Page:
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do any dressage folks tie all their horses in the arena?

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  • do any dressage folks tie all their horses in the arena?

    I'm talking to those trainers without grooms. I know some western folks bring all the horses out into the arena at once and tie them up, work them one by one and leave them all tied/standing until the day's work is done.

    I'm starting to think this is a great idea for someone like me with limited energy and time. Cuts out the walking back/forth to barn and pasture, teach the horses to stand quietly (hope), and would only take up a small portion of arena space. Keep all the boots and tack in a corner, a cell phone, water, treats...so once you and the horses are in the arena it's a straight work block until it's over for everyone.

    does anyone do this? any ideas why it may or may not be a good idea?

  • #2
    that's awful

    I would never do that to a horse - I will bring two in from the pasture at the same time - put one in a stall, work the one and then do the other.

    How can you properly cool out, untack, stretch and groom them all.

    I would hate to have the others in the way while I am working - and what happens if one horse freaks out while you are riding one - your whole ride would be interrupted.

    Just my opinion - I wouldn't do it.

    I guess if you run your training like an assembly line it might be an idea.


    • #3
      It is a very good idea. Personally, I have never seen a dressage, or strictly English rider, do this, but it is a good idea. Just make sure your horse knows how to tie and stand fairly quiet.

      The biggest problem I see is a horse taking exception to being tied while another horse is 'running around', but that is where the herd mentality works in your favor. He is going to want to do what the majority is doing and if the majority is standing, he is likely going to want to stand.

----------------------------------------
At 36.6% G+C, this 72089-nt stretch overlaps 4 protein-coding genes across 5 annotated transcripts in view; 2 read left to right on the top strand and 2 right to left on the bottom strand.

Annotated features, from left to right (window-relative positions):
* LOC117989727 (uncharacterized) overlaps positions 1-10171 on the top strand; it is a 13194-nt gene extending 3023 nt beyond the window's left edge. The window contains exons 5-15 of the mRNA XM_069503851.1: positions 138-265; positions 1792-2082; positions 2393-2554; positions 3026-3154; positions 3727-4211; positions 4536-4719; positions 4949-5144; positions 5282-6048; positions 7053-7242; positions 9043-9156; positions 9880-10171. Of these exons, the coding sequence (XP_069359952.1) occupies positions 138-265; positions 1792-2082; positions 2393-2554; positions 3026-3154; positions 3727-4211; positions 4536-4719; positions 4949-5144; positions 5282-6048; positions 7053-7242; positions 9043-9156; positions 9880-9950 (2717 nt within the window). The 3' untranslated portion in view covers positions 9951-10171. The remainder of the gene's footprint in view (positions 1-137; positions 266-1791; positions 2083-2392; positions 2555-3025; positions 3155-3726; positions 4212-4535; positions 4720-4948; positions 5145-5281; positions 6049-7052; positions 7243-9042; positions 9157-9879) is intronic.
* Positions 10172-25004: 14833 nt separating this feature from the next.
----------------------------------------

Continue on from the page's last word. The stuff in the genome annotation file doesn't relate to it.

So, as long as the horses know how to tie, I say have at it.


      • #4
        So they would be tied most of the day? Maybe I am missunderstanding? If this is the case, what about water and hay? Also, when would they get turnout? The thought of working a horse and then keeping it tied up right after for hours to me seems very unfair and unhealthy for the horses.

        "Simple: Breeding,Training, Riding". Wolfram Wittig.


        • #5
          It's ok.

          We do something similiar at some of the search and rescue training days. If someone has a young/inexperienced horse, they will tie them in the corner of the arena very strongly and leave them there for the 3 hours of working/training of the other horses. 3 hours isn't going to hurt them, and they get to watch all the horses going over and through all the obstacles. They hear the sirens and airhorns and watch the beach ball flying around. We sort of "play ball" on horseback where we throw a football to each other. When it comes time for the youngster to start doing the obstacles himself, he is far more likely to accept it without much hesitation because he's already seen all the others doing it 100 times.